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Many organizations are finding success with IoT projects by starting small, considering the short- and long-term value of initiatives, and looking at alternative ways to investigate issues for the information they need.
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What’s happening this week at the intersection of management and technology: Smart earbuds at work; adding cybersecurity to the executive job description; diving into data lakes
Eight out of 10 executives surveyed say that as the business value of data grows, the risks their companies face from improper handling of data increase exponentially. While digital advancements enable new opportunities for businesses to compete and thrive, they also create increased exposure to systemic risks. Success in the digital age will require a new kind of ethical review around how companies gather and use data.
Digital transformation is happening all around us, but it’s the foundation for a much more profound transformation still to come. With huge challenges facing humanity on many fronts — climate, disease, population, food and water — we need cognitive technologies to augment human problem-solving capabilities. And those technologies are almost here.
In a conversation with MIT SMR’s David Kiron and Sam Ransbotham, associate professor of information systems at the Carroll School of Management at Boston College and guest editor for the Data and Analytics Big Idea Initiative for the MIT Sloan Management Review, Jeffrey Bohn, chief science officer at State Street Global Exchange discusses how he is developing better trading and risk strategies for clients using State Street’s proprietary data and analytics.
Employee odometers and technostress; big data trumps analytics; profiling the chief data officer.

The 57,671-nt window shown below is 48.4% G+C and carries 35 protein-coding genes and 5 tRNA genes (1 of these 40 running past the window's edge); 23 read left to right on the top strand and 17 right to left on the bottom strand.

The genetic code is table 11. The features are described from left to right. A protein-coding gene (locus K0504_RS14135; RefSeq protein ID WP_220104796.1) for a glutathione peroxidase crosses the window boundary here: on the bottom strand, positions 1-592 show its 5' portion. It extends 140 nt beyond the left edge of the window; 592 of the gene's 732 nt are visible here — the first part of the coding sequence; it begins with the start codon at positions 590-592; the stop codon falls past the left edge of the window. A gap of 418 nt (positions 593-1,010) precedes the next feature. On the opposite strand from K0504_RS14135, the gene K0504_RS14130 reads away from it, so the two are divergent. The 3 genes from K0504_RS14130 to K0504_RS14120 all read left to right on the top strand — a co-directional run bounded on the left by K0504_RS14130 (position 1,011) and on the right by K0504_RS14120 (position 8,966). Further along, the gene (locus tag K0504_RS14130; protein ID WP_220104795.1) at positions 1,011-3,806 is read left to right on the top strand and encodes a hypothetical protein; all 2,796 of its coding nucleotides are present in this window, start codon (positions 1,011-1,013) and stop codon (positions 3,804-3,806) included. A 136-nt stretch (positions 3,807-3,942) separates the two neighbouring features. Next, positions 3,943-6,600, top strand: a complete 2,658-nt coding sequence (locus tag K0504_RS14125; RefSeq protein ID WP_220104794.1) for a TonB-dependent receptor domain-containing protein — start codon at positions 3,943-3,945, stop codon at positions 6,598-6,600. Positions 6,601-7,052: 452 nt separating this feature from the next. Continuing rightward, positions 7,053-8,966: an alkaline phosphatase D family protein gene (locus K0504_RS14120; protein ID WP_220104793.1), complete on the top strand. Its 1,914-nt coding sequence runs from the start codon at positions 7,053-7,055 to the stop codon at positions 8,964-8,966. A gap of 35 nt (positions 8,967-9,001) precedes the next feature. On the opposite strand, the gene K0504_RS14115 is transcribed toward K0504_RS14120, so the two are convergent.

Organizations across an increasing number of sports and levels of competition are capitalizing on data to gain a competitive edge. Indeed, few industries have implemented data-driven decision making as successfully as sports. And learnings from the sports analytics revolution are applicable to a broad range of other industries.
The city of Amsterdam is becoming a model for “smart cities” through its innovation efforts to improve the lives of its employees and inhabitants. This case offers insights into what it takes to achieve these goals, including: taking the crucial step of doing an initial inventory of data available; using and integrating data from the private sector; and experimenting and learning from pilot projects.
Many major cities recognize the opportunity to improve urban life with data analytics, and are exploring how to use information technologies to develop smarter services and a more sustainable footprint. Amsterdam, which has been working toward becoming a “smart city” for almost 7 years, offers insights into the complexities facing city managers who see the opportunity with data, but must collaborate with a diverse group of stakeholders to achieve their goals. The city’s chief technology officer, Ger Baron, makes it clear that their efforts are still early days: “I can give you the nice stories that we’re doing great stuff with data and information, but we’re very much at a starting point,” he says.
Blockchain is a data storage technology with implications for business that extend well beyond its most popular application to date — the virtual currency, Bitcoin. Managers need to build their organization’s absorptive capacity around this topic for at least three reasons: (1) the potential effects on organizational value chains, (2) communication within and between organizations, and (3) benefits from cooperation.